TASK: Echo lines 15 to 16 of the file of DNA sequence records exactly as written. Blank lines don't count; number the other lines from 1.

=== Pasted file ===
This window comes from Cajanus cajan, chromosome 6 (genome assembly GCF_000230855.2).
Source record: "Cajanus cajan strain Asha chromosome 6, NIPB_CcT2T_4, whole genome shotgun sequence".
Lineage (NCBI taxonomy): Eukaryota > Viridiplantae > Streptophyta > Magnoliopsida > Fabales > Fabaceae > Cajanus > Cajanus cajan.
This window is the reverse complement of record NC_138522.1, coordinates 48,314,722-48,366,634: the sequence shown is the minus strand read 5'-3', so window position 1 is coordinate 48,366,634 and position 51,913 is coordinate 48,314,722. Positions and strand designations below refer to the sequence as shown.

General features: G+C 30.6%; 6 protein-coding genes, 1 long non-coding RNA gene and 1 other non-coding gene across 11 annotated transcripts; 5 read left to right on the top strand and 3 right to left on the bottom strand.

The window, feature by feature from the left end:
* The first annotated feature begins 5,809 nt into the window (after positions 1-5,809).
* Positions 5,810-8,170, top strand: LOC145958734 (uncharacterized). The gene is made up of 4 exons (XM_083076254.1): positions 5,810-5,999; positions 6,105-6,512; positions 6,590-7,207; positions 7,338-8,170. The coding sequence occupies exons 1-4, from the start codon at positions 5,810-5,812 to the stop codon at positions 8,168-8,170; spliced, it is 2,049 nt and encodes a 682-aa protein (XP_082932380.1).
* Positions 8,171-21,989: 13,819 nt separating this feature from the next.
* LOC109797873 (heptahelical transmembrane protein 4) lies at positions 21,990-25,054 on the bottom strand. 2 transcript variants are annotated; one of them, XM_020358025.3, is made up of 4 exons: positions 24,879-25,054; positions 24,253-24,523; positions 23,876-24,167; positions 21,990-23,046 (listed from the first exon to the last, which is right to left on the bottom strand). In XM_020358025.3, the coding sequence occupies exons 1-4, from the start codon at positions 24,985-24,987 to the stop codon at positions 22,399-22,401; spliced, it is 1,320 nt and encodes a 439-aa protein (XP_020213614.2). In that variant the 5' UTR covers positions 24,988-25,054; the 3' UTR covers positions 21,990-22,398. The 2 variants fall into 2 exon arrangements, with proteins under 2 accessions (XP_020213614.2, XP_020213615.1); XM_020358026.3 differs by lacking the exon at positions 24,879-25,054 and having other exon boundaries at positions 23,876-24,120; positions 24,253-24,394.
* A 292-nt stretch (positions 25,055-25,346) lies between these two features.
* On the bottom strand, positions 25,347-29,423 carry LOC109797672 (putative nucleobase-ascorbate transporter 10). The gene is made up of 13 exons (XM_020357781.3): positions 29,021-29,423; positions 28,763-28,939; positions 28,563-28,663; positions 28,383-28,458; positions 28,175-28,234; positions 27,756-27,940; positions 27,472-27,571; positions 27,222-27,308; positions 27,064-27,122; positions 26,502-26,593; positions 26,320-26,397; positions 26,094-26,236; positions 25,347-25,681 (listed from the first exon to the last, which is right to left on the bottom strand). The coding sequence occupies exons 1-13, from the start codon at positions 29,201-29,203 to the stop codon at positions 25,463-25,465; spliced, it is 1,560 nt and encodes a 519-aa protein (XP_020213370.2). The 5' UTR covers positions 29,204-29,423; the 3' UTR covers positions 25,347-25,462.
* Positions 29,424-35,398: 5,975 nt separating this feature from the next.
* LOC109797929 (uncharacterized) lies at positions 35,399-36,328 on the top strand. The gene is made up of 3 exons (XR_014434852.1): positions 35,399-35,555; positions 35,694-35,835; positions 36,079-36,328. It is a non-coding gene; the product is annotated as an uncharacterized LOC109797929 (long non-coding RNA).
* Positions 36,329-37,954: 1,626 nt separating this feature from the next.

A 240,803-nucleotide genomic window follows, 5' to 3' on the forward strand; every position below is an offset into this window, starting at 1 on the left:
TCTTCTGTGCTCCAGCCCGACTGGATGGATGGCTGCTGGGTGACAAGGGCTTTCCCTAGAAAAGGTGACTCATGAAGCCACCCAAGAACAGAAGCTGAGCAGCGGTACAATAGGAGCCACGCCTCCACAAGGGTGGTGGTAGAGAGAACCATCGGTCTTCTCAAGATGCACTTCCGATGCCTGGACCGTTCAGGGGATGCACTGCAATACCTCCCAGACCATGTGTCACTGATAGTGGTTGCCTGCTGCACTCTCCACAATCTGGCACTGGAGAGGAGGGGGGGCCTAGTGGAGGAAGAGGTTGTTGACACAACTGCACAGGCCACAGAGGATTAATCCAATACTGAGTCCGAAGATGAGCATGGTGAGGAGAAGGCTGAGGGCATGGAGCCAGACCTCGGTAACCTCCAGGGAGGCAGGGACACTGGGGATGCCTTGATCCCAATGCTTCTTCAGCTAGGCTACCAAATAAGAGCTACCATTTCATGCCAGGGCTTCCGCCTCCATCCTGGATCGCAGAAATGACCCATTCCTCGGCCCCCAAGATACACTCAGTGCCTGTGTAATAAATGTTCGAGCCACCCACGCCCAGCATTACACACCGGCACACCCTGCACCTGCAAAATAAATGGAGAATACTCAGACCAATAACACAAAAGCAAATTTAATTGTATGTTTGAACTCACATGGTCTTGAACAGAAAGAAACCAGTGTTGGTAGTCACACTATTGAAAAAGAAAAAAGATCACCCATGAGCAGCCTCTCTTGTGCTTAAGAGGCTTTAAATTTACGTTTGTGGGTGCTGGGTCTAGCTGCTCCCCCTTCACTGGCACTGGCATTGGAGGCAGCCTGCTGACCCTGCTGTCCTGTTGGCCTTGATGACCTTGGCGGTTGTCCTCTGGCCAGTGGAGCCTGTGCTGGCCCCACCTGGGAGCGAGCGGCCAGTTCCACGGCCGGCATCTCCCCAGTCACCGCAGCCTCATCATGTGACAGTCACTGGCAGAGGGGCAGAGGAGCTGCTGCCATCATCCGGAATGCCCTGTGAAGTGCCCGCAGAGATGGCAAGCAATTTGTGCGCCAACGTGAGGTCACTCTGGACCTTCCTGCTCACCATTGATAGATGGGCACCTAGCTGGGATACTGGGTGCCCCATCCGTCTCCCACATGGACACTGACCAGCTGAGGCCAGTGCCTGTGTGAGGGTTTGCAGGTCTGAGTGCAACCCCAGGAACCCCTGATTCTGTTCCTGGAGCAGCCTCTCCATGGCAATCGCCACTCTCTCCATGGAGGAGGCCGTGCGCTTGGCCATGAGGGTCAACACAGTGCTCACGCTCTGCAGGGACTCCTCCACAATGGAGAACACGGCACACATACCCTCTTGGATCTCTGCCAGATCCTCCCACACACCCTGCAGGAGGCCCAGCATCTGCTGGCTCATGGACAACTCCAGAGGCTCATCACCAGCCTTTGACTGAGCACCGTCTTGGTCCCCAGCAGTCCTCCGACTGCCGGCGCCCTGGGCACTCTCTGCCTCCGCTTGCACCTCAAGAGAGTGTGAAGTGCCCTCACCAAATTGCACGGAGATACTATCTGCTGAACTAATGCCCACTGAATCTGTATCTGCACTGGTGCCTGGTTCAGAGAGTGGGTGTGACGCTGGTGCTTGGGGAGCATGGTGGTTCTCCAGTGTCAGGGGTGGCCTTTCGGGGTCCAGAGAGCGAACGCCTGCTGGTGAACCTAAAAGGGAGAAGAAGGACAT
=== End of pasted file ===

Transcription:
* Positions 36,329-37,954: 1,626 nt separating this feature from the next.

A 240,803-nucleotide genomic window follows, 5' to 3' on the forward strand; every position below is an offset into this window, starting at 1 on the left: